1. Create a new API under the Baserow datasource

  2. Set the method to DELETE

  3. Go to the settings tab and enable ‘ask for confirmation before running’

  4. Set the URL to:{{}}/

  5. In the Table widget properties, click Add Column

  6. Set the type to Button

  7. Set the name and label to Delete

  8. Set the onClick action to run the DELETE API

  9. Set the onSuccess to run the GET API

  10. Test the new Delete button from the Table widget

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Alright, we’ve covered create, read, update and delete for everything in Baserow… except files! Sorry, Table widget, we’re gonna finally have to call in backup. Enter the FilePicker widget.

Uploading files

Now for uploading files. Before a file can be added to a row in Baserow, it has to be uploaded to the Files endpoint. The API will return a unique identifier for the new file, which can then be inserted into an existing row.

We’ll use Appsmith’s FilePicker widget to select a local file, then upload it to the Baserow API.

  1. Add a FilePicker widget, and set the file type to Binary

  2. Refresh the page to ensure new files are loaded as binary (Default is Base64, but the Baserow API expects Binary)

  3. Select a file, so the FilePicker is populated with data

  4. Add a new PATCH API:{{}}/?user_field_names=true

  5. Set the body to MULTIPART_FORM_DATA

  6. Set the first part to:

    Key: file
    Type: File
    Value: {{FilePicker1.files[0]}}
  7. Run the API

The response should look something like this:

  "size": 24090,
  "mime_type": "image/png",
  "is_image": false,
  "image_width": null,
  "image_height": null,
  "uploaded_at": "2023-03-23T11:38:03.019581Z",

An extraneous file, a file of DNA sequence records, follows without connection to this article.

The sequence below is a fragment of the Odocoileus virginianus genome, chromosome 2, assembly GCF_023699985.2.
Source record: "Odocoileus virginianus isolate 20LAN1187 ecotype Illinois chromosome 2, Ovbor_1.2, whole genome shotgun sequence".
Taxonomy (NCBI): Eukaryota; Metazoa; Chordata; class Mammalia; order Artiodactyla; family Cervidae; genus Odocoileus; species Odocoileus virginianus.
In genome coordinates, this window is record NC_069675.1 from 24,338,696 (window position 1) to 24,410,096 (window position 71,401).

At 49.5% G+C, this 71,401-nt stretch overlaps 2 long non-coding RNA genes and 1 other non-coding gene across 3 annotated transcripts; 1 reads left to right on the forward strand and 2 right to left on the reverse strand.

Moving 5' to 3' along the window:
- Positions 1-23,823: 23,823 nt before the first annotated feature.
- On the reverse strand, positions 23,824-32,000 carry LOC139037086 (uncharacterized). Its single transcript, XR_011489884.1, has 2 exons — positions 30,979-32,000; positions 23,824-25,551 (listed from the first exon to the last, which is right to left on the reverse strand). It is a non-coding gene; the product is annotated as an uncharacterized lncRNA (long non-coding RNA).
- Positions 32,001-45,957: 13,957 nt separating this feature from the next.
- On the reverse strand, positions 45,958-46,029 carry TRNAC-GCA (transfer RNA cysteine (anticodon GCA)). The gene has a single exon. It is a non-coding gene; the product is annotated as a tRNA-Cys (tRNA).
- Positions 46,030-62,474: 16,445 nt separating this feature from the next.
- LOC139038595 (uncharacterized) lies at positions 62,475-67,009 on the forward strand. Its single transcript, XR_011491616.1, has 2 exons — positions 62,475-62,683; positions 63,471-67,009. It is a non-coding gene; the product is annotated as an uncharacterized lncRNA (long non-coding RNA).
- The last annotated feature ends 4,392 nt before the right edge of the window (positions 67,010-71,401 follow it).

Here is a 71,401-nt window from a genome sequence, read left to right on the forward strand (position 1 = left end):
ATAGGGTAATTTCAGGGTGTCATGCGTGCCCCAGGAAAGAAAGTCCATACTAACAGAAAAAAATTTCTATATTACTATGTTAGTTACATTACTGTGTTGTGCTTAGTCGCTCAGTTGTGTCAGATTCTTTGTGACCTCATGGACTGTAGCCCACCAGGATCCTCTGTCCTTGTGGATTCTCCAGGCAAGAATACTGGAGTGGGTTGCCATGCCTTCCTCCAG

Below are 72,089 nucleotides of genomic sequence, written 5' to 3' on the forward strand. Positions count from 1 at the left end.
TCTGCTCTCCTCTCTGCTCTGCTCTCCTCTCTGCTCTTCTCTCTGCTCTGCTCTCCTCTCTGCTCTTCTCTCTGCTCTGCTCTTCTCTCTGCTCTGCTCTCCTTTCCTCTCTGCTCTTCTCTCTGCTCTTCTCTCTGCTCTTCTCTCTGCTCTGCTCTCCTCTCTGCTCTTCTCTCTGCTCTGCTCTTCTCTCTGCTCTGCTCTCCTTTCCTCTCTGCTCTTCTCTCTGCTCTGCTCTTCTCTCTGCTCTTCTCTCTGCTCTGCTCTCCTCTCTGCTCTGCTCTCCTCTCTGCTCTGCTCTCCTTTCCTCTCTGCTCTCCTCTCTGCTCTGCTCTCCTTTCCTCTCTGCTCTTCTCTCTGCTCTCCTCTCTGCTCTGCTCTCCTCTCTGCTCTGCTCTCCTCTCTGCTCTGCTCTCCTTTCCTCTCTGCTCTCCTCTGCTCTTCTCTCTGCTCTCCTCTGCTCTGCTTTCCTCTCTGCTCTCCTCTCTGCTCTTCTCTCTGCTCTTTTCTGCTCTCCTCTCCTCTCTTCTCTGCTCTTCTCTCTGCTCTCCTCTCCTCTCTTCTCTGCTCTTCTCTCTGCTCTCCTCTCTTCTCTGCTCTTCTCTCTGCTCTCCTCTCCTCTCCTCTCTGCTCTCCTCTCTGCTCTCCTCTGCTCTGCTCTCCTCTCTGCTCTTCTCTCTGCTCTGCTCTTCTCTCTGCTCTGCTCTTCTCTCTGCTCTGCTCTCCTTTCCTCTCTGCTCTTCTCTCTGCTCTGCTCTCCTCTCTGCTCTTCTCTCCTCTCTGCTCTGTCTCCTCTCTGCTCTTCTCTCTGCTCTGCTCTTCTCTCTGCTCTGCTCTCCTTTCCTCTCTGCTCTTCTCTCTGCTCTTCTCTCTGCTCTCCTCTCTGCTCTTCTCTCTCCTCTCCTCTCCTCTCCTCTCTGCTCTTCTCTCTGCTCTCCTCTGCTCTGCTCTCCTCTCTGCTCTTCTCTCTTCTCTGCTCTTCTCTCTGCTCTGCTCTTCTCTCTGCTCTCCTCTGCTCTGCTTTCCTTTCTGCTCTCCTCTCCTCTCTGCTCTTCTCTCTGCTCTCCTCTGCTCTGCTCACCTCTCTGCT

"url": "",
  "thumbnails": null,
  "name": "f4Z1z0dENpMs0SGM9HsAyZG4Srb7BwyQ_8b920ab1c1cc96384661558018db921d296e268670478aa4d1a4c5d1d1926b98.png",
  "original_name": "appsmith.png"

Note how the name value is actually the unique ID and there is a separate original_name field. This name value is what you’ll need to include when linking a file to a row.

Adding files to a row

Now that the file has been uploaded to Baserow, it can be linked to an existing row of your table. Just send a PATCH request with the name of the File-type field (“Receipt”, in this case) with an array of file objects that have a name property.

    "Receipt": [
            "name": {{}}

Ok, let’s tie this altogether now. After the FilePicker is loaded with a file, we want the file name to be saved to an existing row, then we need to refresh the dataset again to see the change. We’ll use the selectedRow of the Table widget this time, and the trigger will be from the FilePicker’s upload button.

  1. Create a new Baserow API and set the method to PATCH

  2. Set the body-type to JSON and paste in the above template

  3. Update the field name to your file-field if needed

  4. Set the URL to:{{}}}/?user_field_names=true

  5. Create a new JS Object

  6. Paste this code, and update the query names to match yours if needed:

    export default {
    	fileUploader: async () => {
  7. In the FilePicker, set the onFilesSelected action to run the new fileUploader() function from JSObject1

  8. Test uploading a file from the FilePicker widget.

Did it upload the file? 🫣

Did it link it to the selected row?! 🥹

Did it refresh the table?!! 😲

YES! Yes it did.

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We have everything we need now to build full CRUD apps, complete with file storage and Git versioning, all on our own self-hosted stack!


As you can see, integrating Baserow with Appsmith is a great way to create powerful web applications quickly and easily, especially when you need to host the data yourself. From here you can start building your own CRUD app from scratch, or use one of Baserow’s template datasets or Appsmith’s template apps to get started even faster.